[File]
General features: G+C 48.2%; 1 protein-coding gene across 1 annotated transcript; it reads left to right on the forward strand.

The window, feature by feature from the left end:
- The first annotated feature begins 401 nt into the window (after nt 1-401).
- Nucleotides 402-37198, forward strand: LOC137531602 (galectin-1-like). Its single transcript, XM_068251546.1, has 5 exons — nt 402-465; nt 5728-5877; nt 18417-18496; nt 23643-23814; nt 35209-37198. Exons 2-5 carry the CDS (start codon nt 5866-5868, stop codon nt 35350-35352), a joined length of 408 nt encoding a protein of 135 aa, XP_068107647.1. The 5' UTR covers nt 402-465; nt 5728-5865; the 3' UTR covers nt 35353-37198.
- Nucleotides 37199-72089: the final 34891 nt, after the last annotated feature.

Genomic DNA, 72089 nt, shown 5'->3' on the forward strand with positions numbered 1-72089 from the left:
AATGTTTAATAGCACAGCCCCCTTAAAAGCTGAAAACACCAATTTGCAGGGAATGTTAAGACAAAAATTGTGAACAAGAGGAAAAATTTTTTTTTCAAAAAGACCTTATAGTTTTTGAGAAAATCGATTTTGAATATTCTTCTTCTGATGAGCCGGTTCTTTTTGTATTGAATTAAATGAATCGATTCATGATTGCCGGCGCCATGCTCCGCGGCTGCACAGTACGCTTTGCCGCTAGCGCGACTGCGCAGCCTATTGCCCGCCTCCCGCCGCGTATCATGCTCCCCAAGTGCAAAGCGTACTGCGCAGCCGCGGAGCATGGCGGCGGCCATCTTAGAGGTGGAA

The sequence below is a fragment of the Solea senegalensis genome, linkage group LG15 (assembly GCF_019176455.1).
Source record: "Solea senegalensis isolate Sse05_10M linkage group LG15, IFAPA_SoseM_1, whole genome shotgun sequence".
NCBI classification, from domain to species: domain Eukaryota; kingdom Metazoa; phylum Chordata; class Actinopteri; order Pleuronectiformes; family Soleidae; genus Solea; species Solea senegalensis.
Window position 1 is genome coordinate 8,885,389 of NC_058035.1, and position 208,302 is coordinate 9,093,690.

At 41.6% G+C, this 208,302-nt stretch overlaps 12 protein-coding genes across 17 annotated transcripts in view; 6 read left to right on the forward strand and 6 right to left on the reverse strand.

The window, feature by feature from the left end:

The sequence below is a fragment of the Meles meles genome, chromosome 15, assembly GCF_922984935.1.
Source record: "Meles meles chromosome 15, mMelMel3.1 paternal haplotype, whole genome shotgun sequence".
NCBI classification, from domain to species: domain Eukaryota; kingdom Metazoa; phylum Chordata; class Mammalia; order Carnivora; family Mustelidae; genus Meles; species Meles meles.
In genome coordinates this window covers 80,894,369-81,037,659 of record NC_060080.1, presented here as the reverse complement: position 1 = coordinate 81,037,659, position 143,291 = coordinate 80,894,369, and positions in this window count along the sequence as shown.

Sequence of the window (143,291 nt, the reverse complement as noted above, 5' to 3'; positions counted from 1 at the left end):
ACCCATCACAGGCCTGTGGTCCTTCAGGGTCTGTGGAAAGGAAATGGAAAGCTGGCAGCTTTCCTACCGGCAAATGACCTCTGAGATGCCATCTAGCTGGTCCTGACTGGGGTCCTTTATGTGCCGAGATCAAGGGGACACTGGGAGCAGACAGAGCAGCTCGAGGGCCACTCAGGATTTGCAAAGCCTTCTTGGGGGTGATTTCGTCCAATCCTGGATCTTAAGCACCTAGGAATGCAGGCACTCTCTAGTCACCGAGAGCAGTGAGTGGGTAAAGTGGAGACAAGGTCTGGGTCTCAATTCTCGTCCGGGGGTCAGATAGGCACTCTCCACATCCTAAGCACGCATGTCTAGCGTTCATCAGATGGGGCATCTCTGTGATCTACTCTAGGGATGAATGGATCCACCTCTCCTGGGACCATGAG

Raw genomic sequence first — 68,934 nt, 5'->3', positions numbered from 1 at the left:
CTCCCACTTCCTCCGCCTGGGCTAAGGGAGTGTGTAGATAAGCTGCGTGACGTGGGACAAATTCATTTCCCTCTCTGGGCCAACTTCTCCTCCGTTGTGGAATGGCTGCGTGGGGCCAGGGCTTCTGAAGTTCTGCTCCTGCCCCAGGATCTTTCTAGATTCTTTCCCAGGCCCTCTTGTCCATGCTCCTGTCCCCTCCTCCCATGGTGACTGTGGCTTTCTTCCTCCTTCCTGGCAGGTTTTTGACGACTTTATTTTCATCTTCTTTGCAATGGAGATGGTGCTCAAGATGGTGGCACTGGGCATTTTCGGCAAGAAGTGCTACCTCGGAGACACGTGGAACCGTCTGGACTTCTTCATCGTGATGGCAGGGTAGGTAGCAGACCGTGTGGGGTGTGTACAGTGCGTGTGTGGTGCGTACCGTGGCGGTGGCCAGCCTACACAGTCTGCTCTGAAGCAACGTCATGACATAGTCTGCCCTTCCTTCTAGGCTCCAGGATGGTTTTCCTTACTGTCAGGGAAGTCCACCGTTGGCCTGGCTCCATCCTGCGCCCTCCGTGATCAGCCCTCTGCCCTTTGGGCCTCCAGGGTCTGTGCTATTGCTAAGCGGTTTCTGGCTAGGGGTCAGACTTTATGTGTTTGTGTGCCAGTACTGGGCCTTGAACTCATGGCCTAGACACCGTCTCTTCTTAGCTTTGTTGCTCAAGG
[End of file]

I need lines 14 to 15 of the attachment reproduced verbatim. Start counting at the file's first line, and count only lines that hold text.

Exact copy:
The sequence below is a fragment of the Meles meles genome, chromosome 15, assembly GCF_922984935.1.
Source record: "Meles meles chromosome 15, mMelMel3.1 paternal haplotype, whole genome shotgun sequence".